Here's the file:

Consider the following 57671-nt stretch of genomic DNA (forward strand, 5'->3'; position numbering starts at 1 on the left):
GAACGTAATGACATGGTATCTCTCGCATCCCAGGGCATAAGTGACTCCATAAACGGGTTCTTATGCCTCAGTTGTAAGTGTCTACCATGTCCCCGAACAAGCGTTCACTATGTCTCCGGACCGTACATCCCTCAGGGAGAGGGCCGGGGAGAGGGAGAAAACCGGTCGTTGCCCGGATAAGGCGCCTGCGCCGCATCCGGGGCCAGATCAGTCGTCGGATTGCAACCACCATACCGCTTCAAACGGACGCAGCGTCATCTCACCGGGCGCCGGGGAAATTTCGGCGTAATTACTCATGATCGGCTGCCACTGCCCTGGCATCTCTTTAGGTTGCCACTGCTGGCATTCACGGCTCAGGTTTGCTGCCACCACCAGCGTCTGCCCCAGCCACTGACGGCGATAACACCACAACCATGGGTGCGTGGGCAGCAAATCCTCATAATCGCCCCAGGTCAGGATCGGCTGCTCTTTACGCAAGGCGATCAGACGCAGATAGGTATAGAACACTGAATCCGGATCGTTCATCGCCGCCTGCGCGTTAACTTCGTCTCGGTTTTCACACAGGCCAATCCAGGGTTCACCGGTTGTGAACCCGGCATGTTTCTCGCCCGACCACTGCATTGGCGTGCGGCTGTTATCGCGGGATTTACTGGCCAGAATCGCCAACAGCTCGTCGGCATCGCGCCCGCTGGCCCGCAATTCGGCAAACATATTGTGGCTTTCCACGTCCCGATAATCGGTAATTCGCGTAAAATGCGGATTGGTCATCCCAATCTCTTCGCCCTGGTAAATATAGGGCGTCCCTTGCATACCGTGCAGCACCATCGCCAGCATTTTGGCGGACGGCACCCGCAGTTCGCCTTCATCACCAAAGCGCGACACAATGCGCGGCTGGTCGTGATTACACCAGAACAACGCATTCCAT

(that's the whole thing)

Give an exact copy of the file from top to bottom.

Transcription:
Consider the following 57671-nt stretch of genomic DNA (forward strand, 5'->3'; position numbering starts at 1 on the left):
GAACGTAATGACATGGTATCTCTCGCATCCCAGGGCATAAGTGACTCCATAAACGGGTTCTTATGCCTCAGTTGTAAGTGTCTACCATGTCCCCGAACAAGCGTTCACTATGTCTCCGGACCGTACATCCCTCAGGGAGAGGGCCGGGGAGAGGGAGAAAACCGGTCGTTGCCCGGATAAGGCGCCTGCGCCGCATCCGGGGCCAGATCAGTCGTCGGATTGCAACCACCATACCGCTTCAAACGGACGCAGCGTCATCTCACCGGGCGCCGGGGAAATTTCGGCGTAATTACTCATGATCGGCTGCCACTGCCCTGGCATCTCTTTAGGTTGCCACTGCTGGCATTCACGGCTCAGGTTTGCTGCCACCACCAGCGTCTGCCCCAGCCACTGACGGCGATAACACCACAACCATGGGTGCGTGGGCAGCAAATCCTCATAATCGCCCCAGGTCAGGATCGGCTGCTCTTTACGCAAGGCGATCAGACGCAGATAGGTATAGAACACTGAATCCGGATCGTTCATCGCCGCCTGCGCGTTAACTTCGTCTCGGTTTTCACACAGGCCAATCCAGGGTTCACCGGTTGTGAACCCGGCATGTTTCTCGCCCGACCACTGCATTGGCGTGCGGCTGTTATCGCGGGATTTACTGGCCAGAATCGCCAACAGCTCGTCGGCATCGCGCCCGCTGGCCCGCAATTCGGCAAACATATTGTGGCTTTCCACGTCCCGATAATCGGTAATTCGCGTAAAATGCGGATTGGTCATCCCAATCTCTTCGCCCTGGTAAATATAGGGCGTCCCTTGCATACCGTGCAGCACCATCGCCAGCATTTTGGCGGACGGCACCCGCAGTTCGCCTTCATCACCAAAGCGCGACACAATGCGCGGCTGGTCGTGATTACACCAGAACAACGCATTCCAT